Overnight #MeToo messages flooded Twitter, Facebook, and Instagram in response to Milano’s call. The movement spread from the entertainment industry to many other culturally influential fields: publishing, the art world, the restaurant industry, politics, and academia. Like #BlackLivesMatter the metrics on the hashtag were dramatically larger in scale than most hashtags and maintained impressive staying power.
The initial viral spike observable in the United States for the #MeToo hashtag soon was replicated in the data about social media trends from other Anglophone countries. #MeToo was also translated into multiple languages or adapted for foreign audiences. In China the homophone “mi tu,” represented by the emojis for “rice” and “bunny,” was used to get around the nation’s censors who might be searching for dissident content. In France an open letter critical of the movement from successful show business figures called it by its English name rather than #MoiAussi. As a testament to its popularity and brand appeal, by January of 2018 #MeToo had a custom emoji that appeared automatically if Twitter users inserted the hashtag. The image was intended to be three hands from people of different races, although at a distance the symbol appeared to many to be a picture of female genitalia.
As the #MeToo hashtag exploded, black feminists were understandably irritated to see all the attention going to white women. Those objecting to cultural amnesia reminded white feminists that in 2006 Tarana Burke had founded a “Me Too” campaign against sexual assault based on bearing witness to the repetition of individual experiences of violence against women. Burke had used an older social network platform, MySpace, as her main vehicle for spreading the word and building community. When Time magazine devoted its cover to “The Silence Breakers” as its “People of the Year” for 2017, white female celebrities like Ashley Judd and Taylor Swift were depicted as the primary faces of the movement and Burke’s absence was noted by many.
Another factor explaining Burke’s relative anonymity was her choice to develop the “me too” concept on social media without stamping it with the #MeToo hashtag. A search of the Twitter archive shows Burke using the hashtag to curate other kinds of conversation about solidarity in the years before the Weinstein scandal broke. For example, in December of 2010 Burke tweeted about her affection for classic novels about the lives of young women. “@krysilove What? Who wrote it? I just bought my daughter the whole Jane Austen series bc she LOVED Pride & Prejudice. #metoo ;-)”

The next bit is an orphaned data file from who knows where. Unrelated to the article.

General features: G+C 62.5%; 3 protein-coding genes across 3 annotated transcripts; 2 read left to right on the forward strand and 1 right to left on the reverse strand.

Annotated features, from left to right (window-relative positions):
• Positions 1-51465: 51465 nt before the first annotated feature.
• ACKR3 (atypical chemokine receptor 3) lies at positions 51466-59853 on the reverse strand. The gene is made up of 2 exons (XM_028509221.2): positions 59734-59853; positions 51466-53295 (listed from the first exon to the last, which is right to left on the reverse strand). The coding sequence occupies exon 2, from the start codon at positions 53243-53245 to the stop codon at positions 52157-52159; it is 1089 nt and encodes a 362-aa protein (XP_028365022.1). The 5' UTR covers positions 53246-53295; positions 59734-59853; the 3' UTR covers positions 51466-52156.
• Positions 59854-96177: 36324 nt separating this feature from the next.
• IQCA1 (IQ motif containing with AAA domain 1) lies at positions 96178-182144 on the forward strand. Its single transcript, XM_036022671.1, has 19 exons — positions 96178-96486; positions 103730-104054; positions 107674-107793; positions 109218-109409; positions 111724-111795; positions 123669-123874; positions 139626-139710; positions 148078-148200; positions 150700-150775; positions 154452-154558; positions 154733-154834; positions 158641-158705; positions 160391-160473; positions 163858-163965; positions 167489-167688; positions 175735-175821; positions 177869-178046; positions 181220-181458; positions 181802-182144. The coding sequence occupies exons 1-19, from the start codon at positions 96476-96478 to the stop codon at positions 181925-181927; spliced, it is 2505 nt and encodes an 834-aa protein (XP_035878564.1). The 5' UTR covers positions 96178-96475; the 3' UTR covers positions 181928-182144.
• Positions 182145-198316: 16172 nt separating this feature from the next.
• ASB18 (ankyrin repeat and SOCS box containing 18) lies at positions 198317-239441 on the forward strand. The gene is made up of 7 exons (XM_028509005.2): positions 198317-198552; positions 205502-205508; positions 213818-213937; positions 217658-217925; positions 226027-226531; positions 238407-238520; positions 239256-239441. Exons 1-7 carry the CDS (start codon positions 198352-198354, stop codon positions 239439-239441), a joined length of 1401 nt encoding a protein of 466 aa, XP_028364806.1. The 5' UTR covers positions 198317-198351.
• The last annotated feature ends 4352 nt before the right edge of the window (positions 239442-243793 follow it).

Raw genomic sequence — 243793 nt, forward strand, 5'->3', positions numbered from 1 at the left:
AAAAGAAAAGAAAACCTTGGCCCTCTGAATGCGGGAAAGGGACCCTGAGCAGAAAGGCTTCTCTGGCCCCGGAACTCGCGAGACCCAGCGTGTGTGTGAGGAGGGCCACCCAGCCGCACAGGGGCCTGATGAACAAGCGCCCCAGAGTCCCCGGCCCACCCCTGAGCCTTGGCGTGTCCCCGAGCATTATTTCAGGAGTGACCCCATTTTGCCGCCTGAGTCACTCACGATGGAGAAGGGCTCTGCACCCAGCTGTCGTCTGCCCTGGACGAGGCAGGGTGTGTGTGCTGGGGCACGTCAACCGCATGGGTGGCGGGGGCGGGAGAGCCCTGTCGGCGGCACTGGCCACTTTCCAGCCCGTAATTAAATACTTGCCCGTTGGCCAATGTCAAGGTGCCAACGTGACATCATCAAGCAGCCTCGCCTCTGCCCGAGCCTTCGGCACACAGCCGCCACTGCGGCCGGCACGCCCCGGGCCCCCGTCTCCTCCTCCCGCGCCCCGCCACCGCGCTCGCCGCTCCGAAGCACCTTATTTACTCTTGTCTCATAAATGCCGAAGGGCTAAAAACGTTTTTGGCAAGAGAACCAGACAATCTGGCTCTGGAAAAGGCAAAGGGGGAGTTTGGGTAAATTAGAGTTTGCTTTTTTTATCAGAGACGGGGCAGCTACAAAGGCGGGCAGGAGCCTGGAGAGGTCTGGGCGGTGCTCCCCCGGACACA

In Burke’s first fewyearsontheplatform, her Twitter presence was more likely to utter “me too”—without the hashtag that made the phrase famous—usually in contexts that had nothing to do with sexualized abuse, such as asking questions about the Twitter interface. (“When I reply to people the @ comes up, but do they have to follow me too in order to see my reply?”) Her pre-2017 use of “me too” was usually part of an exchange with a specific interlocutor as Burke became a fluent user of the Twitter platform to perform many kinds of rhetorical work.
@Bassdiggitydawg Kaia used to do that . . . now it’s always something that ails her—“ma, I have a pain in my back” I’m like “me too—you”
@putyrdreams1st You saw Brooklyn’s Finest last night? Me too! What did you think?
@Monalisa7872 (me too!! Who knew, lol) RT @ cosmobaker “No worries”—that’s some weird shit that white people say . . .
[ME TOO!] RT @writeli:“I’m gonna yield myself the balance of the time.”—I’m going to say that at work meetings, but as soon as they start.
Burke’s “me too” assertions cover many different kinds of expressions of solidarity, from empathizing with bodily discomfort to sharing frustration about white privilege. Each use of “me too” shows her social awareness about the value of validating common experiences in the task of online community building.
In other words, Burke can legitimately claim to be an inventor of the “me too” slogan long before #MeToo was born, and her work building online community modeled the performative work of the slogan. “It wasn’t built to be a viral campaign or a hashtag that is here today and forgotten tomorrow,” Burke told a reporter from Ebony magazine. “It was a catchphrase to be used from survivor to survivor to let folks know that they were not alone and that a movement for radical healing was happening and possible.” Granted, she didn’t conceive of her use of the phrase as a machine-readable chunk of metadata, but her understanding of the conditions needed to build trust between victims in the context of a shared conversation was in many ways more sophisticated than merely launching a trending term on Twitter.
From Hashtag by Elizabeth Losh, published by Bloomsbury Academic. Used with permission of the publisher. Copyright © by Elizabeth Losh.